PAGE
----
Emancipation means sharing the means to self-reliance, to self-sufficiency. Not just gracefully giving people the proverbial fish on the dinner table, but giving them a fishing rod and teaching them how to use it. This approach in itself is sometimes a confusing path in itself, for philanthropic values taught us to share the bread and fish. But such sentiments, however intended kindly, also creates a co-dependent people. And by nature, by nurture, the Roma and Traveller families flourish best when empowered to do their own share – with the community, for the community. And they have every right to do so.
At REYN, huge efforts are being made to start this process of learning together, cultivating inclusion and introducing the minority to the majority properly. Children aren’t tainted and prejudiced, but curious. The colorful lives and traditions of Romani children are being looked upon by their contemporaries with great interest and most importantly; with deep enjoyment! The Early Years are therefore of the utmost importance to champion inclusion and for breaking the circle of negativity that has been so damaging in the past.
Improving Quality of Life and Learning
REYN advocates for the betterment of all people – especially the tiny ones – and advocates passionately with and for the Roma and Traveller people to be included in such improvements. With and for. An important distinction to all involved! We make sure policies are being designed with them in the room, part of plan and process, for they are the ones who will advocate new policies amongst their ranks and take ownership of the following steps. And in addition, we do not only share knowledge on quality improvement in Early Year systems, we teach them how to do it themselves.
We are closing in on the twentieth anniversary of ISSA's careful first steps to help Romani gain a better future, and neigh on the sixth anniversary of the REYN initiative. It has become a growing network of enthusiast, passionate advocates and practical teachers from within and outside the Roma and Traveller communities. The many small victories justify the path ahead. The struggles have made us wiser, more consistent. And as we are steadily breaking through this negative cycle, learning every step of the way, a clear and shiny compass is emerging from all of it. It is pointing away from thoughtless behaviors and forgetful minds, leading towards fully engaged equity and inclusion. And though we still have a long way to travel, we are without a doubt in the right company to do so.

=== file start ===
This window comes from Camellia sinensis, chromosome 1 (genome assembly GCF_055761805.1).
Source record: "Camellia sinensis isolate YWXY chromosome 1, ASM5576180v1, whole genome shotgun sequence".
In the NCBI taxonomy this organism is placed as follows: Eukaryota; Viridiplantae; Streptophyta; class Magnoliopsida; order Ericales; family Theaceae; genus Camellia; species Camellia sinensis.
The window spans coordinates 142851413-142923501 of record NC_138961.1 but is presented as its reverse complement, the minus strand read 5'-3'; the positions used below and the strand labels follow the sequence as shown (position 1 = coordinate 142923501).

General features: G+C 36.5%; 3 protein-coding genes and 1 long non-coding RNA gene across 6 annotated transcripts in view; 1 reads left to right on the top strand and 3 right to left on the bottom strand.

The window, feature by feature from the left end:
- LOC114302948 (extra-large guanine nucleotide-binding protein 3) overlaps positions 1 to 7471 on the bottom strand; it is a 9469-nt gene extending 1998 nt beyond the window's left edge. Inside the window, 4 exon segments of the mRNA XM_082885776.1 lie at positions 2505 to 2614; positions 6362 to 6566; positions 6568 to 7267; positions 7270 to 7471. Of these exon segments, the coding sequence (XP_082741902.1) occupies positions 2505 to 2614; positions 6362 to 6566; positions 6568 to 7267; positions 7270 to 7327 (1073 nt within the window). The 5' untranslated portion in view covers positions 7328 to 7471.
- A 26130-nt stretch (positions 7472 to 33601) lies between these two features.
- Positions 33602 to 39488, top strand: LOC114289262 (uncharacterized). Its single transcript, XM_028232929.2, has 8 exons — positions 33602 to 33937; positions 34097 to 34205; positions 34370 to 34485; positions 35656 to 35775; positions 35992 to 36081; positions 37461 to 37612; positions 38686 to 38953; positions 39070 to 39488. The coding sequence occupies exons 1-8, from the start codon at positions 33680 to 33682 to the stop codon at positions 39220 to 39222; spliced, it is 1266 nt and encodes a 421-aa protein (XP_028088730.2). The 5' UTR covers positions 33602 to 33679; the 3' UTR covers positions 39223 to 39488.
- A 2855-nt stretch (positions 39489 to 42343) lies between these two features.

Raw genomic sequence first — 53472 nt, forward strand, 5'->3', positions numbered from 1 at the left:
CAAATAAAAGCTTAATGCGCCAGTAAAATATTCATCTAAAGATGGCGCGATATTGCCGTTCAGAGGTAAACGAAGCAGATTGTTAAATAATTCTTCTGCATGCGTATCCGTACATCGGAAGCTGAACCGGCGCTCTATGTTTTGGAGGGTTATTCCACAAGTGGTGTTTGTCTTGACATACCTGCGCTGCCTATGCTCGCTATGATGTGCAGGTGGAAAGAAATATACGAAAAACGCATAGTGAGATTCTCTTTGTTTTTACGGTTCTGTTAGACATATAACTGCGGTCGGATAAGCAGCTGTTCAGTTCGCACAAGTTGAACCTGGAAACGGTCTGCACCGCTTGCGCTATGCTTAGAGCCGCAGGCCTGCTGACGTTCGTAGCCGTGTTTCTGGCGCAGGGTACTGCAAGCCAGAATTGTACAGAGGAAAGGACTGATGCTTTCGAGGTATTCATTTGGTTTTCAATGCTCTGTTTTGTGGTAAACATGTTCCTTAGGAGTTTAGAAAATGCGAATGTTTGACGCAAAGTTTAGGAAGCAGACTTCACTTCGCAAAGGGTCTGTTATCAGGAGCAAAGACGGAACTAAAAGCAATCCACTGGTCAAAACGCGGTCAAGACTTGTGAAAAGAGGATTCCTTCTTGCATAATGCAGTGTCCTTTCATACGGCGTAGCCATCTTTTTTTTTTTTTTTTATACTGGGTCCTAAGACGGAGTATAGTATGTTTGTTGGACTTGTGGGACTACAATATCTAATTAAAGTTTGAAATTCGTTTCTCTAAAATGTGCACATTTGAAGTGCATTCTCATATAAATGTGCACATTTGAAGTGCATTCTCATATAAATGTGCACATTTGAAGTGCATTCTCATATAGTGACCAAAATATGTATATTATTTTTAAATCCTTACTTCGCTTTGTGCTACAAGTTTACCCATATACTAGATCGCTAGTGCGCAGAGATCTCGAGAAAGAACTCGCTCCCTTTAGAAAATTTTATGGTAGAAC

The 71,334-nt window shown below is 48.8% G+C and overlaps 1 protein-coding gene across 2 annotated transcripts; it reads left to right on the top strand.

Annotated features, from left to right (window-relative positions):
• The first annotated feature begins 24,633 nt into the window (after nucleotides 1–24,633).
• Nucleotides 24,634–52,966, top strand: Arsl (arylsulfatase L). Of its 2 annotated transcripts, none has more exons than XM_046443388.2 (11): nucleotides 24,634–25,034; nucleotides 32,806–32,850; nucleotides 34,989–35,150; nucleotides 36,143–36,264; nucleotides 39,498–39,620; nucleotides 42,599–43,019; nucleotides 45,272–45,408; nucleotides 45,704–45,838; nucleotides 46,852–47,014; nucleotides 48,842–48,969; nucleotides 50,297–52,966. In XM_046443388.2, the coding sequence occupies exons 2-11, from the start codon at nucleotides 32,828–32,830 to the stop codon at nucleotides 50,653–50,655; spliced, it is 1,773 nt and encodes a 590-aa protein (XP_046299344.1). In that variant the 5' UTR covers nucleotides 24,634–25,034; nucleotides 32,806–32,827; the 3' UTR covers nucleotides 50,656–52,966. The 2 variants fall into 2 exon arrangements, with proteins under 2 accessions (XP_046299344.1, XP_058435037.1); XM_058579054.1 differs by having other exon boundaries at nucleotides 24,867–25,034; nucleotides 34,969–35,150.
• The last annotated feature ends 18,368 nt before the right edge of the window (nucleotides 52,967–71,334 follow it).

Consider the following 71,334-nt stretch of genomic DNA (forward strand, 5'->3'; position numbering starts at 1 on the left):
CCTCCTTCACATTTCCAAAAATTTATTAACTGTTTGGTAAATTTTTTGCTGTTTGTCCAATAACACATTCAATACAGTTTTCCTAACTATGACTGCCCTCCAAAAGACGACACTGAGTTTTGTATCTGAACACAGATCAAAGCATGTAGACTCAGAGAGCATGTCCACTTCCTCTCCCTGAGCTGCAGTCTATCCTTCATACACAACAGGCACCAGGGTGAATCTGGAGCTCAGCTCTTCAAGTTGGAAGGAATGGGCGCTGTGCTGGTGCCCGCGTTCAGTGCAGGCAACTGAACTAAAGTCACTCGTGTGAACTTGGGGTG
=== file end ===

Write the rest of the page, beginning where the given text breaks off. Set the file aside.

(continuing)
The past doesn’t lie, but important happenings are sometimes forgotten or diminished. As a continent with clear messages of inclusion, and a post war history of fighting the front line for the betterment of its people, one people surely fell off Europe’s map. It is hard to figure out why, since when it comes to exclusion – or simply forgetting people – one rarely asks themselves why. So let’s start just by doing that. Why do we suddenly feel less interested or less compelled when it concerns the fate or betterment of the lives of Roma and Traveller* people?
Some may have no remembrance or historical grasp of the history of Roma and Traveller people at all. Although often when one starts mentioning clichés, such as caravans, or contemporary programs such as My big fat Gypsy Wedding – images of Roma and Travellers will arise. Images will arise, very likely along with some displaced sentiments we no longer know from where they came. We just know that they do. Some of them are romantic, others downright expired and untrue.
The estimates about the size of the Romani population in Europe range between eight to twelve million people, enough to fill a country. As a reference; Iceland has 350.000 inhabitants, Norway 5,5 million. And Greece – as of 2016 has 10,2 million Greeks within its borders. Roma are far from being the smallest ethnic group in Europe. Their numbers vast, their faces however strictly hidden away from public and the celebrations of European culture and life.
You will remember that Roma and Travellers used to be a travelling lot. Forcefully or not, freedom became their life philosophy, the very fiber of their being. Originating from northern India, as of the eight century, small populations gradually wavered across Europe. Often riding from one work opportunity to another, or settling in the outskirts of a larger city. Roma populations were made up mostly of small groups and also, a tight knit family.